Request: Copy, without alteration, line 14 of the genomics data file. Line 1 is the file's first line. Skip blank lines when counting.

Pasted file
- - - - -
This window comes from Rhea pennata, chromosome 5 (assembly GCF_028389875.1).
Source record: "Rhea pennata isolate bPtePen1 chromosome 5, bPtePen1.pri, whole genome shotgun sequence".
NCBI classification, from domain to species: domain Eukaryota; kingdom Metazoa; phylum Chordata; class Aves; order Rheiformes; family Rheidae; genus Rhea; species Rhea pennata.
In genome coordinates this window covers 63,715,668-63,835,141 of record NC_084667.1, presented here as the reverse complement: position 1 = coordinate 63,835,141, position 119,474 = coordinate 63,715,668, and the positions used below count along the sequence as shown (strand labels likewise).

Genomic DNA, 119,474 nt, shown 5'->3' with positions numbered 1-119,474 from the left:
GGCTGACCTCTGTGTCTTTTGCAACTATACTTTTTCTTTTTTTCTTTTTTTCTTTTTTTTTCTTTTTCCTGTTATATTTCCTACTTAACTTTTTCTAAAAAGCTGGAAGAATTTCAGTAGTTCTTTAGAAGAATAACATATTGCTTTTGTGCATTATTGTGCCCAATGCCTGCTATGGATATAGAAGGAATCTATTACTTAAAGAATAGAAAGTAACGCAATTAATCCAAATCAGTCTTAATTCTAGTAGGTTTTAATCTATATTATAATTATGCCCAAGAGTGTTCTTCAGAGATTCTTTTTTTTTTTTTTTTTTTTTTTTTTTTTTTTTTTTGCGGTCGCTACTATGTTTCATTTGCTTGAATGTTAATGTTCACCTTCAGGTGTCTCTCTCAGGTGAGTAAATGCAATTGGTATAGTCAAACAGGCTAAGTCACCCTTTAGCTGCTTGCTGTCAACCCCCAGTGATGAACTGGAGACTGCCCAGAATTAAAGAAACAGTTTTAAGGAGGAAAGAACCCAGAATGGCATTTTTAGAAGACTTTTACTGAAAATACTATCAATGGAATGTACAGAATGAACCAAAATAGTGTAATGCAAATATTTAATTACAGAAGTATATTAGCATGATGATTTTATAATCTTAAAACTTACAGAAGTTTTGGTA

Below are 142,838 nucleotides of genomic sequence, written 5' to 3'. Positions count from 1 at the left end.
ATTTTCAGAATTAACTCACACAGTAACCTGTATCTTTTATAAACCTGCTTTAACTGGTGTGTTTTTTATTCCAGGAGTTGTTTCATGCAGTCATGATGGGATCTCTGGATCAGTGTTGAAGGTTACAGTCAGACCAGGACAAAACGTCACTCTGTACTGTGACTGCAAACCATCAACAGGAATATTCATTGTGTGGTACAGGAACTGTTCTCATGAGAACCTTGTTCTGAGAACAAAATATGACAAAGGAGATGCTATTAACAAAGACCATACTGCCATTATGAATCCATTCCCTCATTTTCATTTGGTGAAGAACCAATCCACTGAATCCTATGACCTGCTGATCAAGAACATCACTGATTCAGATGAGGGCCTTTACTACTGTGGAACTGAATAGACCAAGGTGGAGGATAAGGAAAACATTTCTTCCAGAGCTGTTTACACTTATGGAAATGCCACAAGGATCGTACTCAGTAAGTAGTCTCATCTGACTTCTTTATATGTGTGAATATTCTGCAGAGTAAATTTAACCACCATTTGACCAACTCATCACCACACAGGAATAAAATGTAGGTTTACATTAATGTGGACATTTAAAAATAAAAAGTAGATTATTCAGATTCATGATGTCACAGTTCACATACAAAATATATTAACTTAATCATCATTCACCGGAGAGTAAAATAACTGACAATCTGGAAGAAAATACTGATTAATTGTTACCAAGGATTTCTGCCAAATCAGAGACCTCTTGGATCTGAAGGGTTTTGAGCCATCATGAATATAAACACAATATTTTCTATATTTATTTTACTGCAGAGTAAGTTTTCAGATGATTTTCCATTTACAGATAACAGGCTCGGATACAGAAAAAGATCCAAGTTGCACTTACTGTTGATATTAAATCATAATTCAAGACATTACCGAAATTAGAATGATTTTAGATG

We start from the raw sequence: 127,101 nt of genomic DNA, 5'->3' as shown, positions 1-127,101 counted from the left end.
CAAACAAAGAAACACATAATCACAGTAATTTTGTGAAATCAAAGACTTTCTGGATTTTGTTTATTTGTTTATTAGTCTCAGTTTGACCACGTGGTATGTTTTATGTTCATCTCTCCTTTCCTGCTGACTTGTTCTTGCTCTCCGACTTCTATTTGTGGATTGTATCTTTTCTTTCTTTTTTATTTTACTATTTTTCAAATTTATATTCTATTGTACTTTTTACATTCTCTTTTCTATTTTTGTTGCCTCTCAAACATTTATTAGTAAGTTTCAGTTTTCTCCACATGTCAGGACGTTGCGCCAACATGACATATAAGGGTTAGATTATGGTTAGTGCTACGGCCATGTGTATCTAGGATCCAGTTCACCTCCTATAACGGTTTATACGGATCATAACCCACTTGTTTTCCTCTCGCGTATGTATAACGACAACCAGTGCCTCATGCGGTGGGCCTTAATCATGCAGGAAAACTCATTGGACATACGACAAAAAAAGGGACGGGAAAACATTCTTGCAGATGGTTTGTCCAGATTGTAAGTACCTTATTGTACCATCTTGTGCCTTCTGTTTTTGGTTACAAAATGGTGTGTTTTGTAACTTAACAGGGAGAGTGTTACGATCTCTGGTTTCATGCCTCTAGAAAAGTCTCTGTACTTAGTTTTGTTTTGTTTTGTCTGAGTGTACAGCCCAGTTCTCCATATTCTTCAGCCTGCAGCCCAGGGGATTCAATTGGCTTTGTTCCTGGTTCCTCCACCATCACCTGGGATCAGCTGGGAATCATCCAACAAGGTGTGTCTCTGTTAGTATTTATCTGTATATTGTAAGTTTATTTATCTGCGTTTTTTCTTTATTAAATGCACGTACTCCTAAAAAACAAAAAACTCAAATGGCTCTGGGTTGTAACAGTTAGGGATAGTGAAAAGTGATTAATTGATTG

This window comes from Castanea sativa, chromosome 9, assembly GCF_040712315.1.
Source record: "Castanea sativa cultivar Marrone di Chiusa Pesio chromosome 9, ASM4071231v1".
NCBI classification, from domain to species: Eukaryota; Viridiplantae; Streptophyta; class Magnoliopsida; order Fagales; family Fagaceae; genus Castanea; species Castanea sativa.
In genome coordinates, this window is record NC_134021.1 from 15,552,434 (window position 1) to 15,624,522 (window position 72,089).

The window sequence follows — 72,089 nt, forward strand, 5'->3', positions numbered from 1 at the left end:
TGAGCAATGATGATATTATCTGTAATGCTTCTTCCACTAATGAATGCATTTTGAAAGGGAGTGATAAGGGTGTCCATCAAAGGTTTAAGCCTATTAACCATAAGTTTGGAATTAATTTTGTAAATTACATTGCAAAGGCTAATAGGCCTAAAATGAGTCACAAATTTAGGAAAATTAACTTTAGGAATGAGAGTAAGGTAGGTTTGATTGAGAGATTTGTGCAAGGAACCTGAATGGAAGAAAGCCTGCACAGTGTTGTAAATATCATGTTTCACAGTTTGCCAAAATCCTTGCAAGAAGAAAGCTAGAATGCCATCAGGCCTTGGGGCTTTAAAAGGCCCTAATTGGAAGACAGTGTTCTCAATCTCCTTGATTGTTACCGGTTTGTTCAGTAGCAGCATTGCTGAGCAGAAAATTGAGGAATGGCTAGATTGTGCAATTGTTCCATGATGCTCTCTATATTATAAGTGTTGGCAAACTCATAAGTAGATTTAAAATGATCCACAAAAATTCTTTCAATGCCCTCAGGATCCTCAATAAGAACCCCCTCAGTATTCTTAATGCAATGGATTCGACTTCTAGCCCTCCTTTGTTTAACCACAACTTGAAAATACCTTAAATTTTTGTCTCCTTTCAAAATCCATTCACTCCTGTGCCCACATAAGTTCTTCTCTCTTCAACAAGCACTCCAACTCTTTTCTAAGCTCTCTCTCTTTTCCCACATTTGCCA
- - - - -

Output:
In genome coordinates, this window is record NC_134021.1 from 15,552,434 (window position 1) to 15,624,522 (window position 72,089).